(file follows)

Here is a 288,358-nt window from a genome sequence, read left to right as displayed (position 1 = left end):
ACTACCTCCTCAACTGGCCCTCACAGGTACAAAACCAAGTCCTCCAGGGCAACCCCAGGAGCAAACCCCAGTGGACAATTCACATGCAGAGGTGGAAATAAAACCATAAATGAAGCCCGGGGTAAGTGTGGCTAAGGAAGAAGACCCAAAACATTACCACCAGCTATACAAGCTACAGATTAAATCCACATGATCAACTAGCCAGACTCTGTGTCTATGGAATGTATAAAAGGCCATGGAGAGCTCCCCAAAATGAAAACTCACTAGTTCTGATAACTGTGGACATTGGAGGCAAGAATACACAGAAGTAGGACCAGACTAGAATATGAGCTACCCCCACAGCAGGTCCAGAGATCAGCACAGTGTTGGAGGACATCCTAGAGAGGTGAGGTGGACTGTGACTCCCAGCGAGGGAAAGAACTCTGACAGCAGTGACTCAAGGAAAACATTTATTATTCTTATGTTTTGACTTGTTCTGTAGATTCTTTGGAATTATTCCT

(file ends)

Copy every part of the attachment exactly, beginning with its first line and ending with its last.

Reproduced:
Here is a 288,358-nt window from a genome sequence, read left to right as displayed (position 1 = left end):
ACTACCTCCTCAACTGGCCCTCACAGGTACAAAACCAAGTCCTCCAGGGCAACCCCAGGAGCAAACCCCAGTGGACAATTCACATGCAGAGGTGGAAATAAAACCATAAATGAAGCCCGGGGTAAGTGTGGCTAAGGAAGAAGACCCAAAACATTACCACCAGCTATACAAGCTACAGATTAAATCCACATGATCAACTAGCCAGACTCTGTGTCTATGGAATGTATAAAAGGCCATGGAGAGCTCCCCAAAATGAAAACTCACTAGTTCTGATAACTGTGGACATTGGAGGCAAGAATACACAGAAGTAGGACCAGACTAGAATATGAGCTACCCCCACAGCAGGTCCAGAGATCAGCACAGTGTTGGAGGACATCCTAGAGAGGTGAGGTGGACTGTGACTCCCAGCGAGGGAAAGAACTCTGACAGCAGTGACTCAAGGAAAACATTTATTATTCTTATGTTTTGACTTGTTCTGTAGATTCTTTGGAATTATTCCT